“Libertarians strongly oppose any government interference into their personal, family, and business decisions. Essentially, we believe all Americans should be free to live their lives and pursue their interests as they see fit as long as they do no harm to another”

https://www.lp.org/about/

 

Black-American Libertarian Revolutionaries

Mr. Thomas Sowell:

sowelll2

“Currently Thomas Sowell is a senior fellow at the Hoover Institution in Stanford, CA. His writing is always strongly in favor of free-market economic policy and a libertarian social policy.”
https://www.theadvocates.org/libertarianism-101/libertarian-celebrities/thomas-sowell/

 

Mr. Walter E. Williams:

Williams2

“In this lecture given at a Libertarian Party of Georgia event in 1991, [Walter] Williams talks about libertarianism generally and relates his own moral arguments against state coercion. Williams also briefly suggests a few things he thinks libertarians should be doing if they want the libertarian movement to grow.”
https://www.libertarianism.org/media/video-collection/walter-e-williams-libertarians-liberty

 

Mr. Malcolm X:

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“Malcolm X, for one, was very critical of the U.S. government’s international meddling, particularly in Africa, as well as its social and governmental hypocrisy when confronted with the plight of American blacks. Although embraced by the radical Left, Malcolm’s speeches and writings were not in the spirit of Karl Marx or even Howard Zinn—he preached personal responsibility, entrepreneurship, mistrust of the government, and the unquestionable right to self-defense. This isn’t to say Malcolm was a libertarian, but the ideas that permeate the American Dream have also been prevalent throughout black America’s political and social history, in some form or another. The United States is, thankfully, in a much different place than it was in the 1960s, but the desire to be free and prosperous is just as alive among black Americans, and it has been there for centuries. Perhaps, then, the problem is in the messaging.”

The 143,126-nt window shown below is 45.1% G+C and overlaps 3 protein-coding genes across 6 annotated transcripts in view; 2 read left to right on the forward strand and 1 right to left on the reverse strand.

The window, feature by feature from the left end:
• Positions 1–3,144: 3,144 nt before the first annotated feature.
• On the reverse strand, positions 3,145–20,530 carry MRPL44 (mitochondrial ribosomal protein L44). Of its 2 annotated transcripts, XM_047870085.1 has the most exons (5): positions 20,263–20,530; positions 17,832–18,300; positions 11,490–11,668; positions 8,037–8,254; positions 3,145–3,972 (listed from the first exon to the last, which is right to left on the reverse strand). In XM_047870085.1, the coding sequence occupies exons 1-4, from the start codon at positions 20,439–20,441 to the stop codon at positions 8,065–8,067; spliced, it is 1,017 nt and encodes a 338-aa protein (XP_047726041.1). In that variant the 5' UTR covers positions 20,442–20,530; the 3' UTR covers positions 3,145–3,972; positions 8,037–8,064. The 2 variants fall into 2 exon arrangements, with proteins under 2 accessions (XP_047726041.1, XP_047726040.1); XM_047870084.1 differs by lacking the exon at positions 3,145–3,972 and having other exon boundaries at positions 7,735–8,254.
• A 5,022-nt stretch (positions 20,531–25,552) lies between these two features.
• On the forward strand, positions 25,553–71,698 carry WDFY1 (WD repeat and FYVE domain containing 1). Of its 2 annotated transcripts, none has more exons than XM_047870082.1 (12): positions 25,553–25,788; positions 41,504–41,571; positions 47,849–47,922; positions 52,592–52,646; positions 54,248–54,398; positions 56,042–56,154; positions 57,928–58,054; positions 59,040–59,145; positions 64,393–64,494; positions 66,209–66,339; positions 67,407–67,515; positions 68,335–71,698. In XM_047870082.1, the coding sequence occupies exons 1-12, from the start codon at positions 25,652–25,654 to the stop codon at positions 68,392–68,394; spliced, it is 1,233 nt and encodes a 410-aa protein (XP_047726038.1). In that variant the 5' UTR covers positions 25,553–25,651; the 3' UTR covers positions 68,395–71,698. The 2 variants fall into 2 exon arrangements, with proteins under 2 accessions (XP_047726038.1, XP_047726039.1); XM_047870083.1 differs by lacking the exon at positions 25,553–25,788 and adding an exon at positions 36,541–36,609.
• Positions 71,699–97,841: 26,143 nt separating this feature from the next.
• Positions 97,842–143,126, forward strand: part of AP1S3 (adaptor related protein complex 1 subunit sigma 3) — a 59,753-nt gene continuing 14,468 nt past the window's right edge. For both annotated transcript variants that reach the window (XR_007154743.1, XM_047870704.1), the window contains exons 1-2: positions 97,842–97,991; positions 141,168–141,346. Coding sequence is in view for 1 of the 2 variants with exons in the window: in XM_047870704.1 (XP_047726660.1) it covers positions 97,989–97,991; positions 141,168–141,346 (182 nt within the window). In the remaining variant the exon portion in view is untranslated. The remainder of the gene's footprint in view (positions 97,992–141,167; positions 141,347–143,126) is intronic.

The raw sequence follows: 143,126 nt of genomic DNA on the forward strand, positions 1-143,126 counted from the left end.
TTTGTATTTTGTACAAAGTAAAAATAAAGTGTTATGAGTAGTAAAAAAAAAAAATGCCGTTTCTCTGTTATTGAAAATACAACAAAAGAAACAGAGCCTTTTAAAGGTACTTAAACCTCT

https://www.libertarianism.org/columns/why-are-there-so-few-black-libertarians

 

Mr. Martin Luther King Jr.

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“Martin Luther King Jr. was a strong believer in civil disobedience and disobeying unjust laws. That belief was the starting point for every one of his marches and demonstrations. Libertarians today hold that an unjust law is no law at all, as we believe in natural law and natural rights. The government cannot simply pass laws that take away our natural rights, and those laws should not be obeyed.  The other base for Martin Luther King Jr.’s protests and speeches was his strict belief that they should be non-violent. He rightfully understood that he would never achieve his goals through force. Libertarians believe in the non-aggression principle, which states aggression against another’s property is inherently illegitimate. The most important property of all is our bodies, and therefore violence against another person is the worst form of violence. Martin Luther King Jr. agreed with that sentiment and consistently preached non-violent methods for protest. Martin Luther King Jr. displayed libertarian ideals in foreign policy and his famous opposition to the Vietnam War. King saw the dangers of American imperialism abroad and the threat to freedom that it posed at home as well.”